That’s the kind of boring future imagined by Christopher Nolan in the film “Interstellar.”

Humans no longer shoot for the stars. An unnamed blight is killing all the crops except corn – and even its days are numbered. Dust Bowl-style storms blot out the sun and everything (laptops included) is coated with a fine layer of dust. Unemployed astronaut Cooper (Matthew McConaughey) farms corn with his two kids, an irascible father and a fleet of robotic combines. His daughter gets into trouble at school when she writes a paper contending that the U.S. did land on the moon as “corrected” textbooks proclaim that we invented our space triumphs to bankrupt the Russkis. The new reality is not to “look to the skies” but look down at the dirt as humans try to save a planet that’s beyond saving.

A fascinating conceit for a movie. We make fun of conspiracy nuts who contend that the moon landings were invented on a Hollywood soundstage. In Nolan’s universe, scientists are the kooks. Waste money on rocket ships when the earth is dying? No sirree bob -- not with my tax money.

NASA’s scientists have been driven underground. They are busily at work launching space probes to find other habitable planets to screw up. They recruit Cooper to join other astronauts to explore those likely places to resettle the populace. As we know from the Kepler telescope observations, earth-like planets exist but they are 100-plus light years away. The solution: fire a rocket through a wormhole that has mysteriously appeared near Saturn. “They” put it there, whoever “they” are (their identity is revealed by film's end).

Will the scientists find a new home for earthlings? That’s the question that involves the viewer for most of the movie. Great special effects, as befitting the CGI era (no streams of flashing lights as in “2001”). The robots are cooler than HAL, equipped with wit and sarcasm. The main robot threatens to shoot one of the crew through the airlock as happened in the pivotal scene in “2001.”

Woven through all this are complicated human relationships. In the end, that’s what motivates humans – their relationships with others of their kind. Cooper would not leave his beloved family behind, especially his daughter Murph, unless he could save them by jaunting off into space. Turns out that Cooper’s colleague in space, Dr. Amelia Brand (Anne Hathaway), has a love interest who was on an earlier space probe. It is love that motivates humans. As the Beatles sang, “love is all you need.” Not bad when you can wrap up a sci-fi epic with a sixties melody.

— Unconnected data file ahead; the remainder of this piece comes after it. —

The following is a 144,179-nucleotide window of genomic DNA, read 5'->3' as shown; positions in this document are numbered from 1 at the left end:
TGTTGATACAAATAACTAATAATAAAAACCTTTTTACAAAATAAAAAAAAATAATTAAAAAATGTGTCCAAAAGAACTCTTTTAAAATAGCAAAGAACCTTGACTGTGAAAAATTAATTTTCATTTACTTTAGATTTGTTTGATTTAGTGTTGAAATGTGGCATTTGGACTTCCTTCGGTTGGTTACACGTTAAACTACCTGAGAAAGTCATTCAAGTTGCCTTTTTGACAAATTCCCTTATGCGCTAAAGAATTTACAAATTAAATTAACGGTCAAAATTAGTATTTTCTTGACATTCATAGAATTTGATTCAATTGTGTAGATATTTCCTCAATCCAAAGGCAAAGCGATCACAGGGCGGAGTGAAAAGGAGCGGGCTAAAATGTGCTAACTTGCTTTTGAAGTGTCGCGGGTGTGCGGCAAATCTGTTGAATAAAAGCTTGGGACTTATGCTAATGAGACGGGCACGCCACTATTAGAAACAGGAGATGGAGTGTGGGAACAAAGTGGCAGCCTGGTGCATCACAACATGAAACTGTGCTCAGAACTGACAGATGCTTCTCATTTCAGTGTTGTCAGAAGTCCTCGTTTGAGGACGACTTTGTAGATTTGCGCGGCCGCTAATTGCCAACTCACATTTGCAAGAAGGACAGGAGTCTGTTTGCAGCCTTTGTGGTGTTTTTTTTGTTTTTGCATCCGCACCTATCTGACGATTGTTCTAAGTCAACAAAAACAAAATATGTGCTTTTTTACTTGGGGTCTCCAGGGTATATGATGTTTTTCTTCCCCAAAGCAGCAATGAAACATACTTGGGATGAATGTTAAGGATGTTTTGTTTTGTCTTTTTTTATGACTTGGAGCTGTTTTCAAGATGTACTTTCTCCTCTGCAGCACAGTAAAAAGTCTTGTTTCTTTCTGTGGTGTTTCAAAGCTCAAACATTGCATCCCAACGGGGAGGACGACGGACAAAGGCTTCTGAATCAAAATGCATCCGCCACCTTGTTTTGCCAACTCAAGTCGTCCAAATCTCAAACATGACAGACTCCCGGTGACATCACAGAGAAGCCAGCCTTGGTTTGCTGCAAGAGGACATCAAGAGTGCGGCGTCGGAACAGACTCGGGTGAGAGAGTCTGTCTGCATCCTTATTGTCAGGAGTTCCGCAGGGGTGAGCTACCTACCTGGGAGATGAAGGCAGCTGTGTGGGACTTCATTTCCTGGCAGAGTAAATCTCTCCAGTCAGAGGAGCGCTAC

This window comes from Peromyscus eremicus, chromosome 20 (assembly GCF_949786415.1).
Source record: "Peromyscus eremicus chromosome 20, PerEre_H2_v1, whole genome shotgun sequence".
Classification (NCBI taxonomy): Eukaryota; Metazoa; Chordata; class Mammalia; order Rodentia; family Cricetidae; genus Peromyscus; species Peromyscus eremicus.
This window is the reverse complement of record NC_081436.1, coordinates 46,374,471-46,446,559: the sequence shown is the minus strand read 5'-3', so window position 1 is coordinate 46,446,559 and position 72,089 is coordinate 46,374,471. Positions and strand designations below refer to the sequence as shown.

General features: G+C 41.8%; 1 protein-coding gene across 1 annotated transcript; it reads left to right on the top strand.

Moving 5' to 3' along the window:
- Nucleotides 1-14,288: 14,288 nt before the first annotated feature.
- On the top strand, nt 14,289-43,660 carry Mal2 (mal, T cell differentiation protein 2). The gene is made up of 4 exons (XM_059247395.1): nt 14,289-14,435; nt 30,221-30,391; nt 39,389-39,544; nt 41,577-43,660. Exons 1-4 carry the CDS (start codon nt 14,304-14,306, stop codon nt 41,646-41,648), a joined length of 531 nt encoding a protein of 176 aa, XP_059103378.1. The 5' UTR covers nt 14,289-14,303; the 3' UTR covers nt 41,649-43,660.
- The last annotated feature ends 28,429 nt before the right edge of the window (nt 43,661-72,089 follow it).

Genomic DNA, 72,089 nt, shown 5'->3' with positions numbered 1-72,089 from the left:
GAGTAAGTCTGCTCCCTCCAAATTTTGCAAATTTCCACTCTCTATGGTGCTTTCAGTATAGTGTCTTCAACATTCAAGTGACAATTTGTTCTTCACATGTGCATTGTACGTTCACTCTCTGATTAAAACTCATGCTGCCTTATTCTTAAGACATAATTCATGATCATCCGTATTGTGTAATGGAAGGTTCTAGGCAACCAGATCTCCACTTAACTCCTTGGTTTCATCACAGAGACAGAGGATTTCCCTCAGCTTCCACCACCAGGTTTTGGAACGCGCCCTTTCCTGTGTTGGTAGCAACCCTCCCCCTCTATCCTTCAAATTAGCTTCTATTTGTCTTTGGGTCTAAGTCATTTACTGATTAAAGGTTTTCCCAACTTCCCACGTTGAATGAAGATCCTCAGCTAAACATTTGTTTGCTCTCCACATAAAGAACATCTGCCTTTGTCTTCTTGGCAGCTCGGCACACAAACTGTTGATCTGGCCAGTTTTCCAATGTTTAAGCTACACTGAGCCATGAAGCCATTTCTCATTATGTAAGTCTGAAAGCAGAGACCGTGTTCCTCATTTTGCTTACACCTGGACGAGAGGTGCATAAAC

What else is there? What makes us distinctive among known life forms? Any big-brained chimp can plant corn or build a space ship. But it takes love for a wife or daughter or father to motivate us to reach for the stars. Humans are a mess, for the most part. But we are always offered a path to redemption that is as mysterious and complicated as the physics of a wormhole.

Love is all you need…

Friday, May 01, 2015

For Baby Boomers, the arguments go on forever

Big news from the Brookings Institution: Baby Boomers are in each other’s faces – again. According to a Brookings report:
“The primary political output of the divided boomers has been frustrating gridlock and historically low evaluations of congressional performance.”
As an early cohort Boomer (born 1950), I’ve been engaging in political arguments since my high school days. I grew up Catholic, attended Catholic school and went to mass regularly with my large family – I’m the oldest of nine children. For most of my childhood and teenhood, arguments with my parents revolved around curfews and whether rock was devil music (Parents: Hell Yes; Mike: Hell No.)  Vietnam wasn’t a hot topic – not yet, anyway. Civil rights, drugs, abortion, and all of the rest.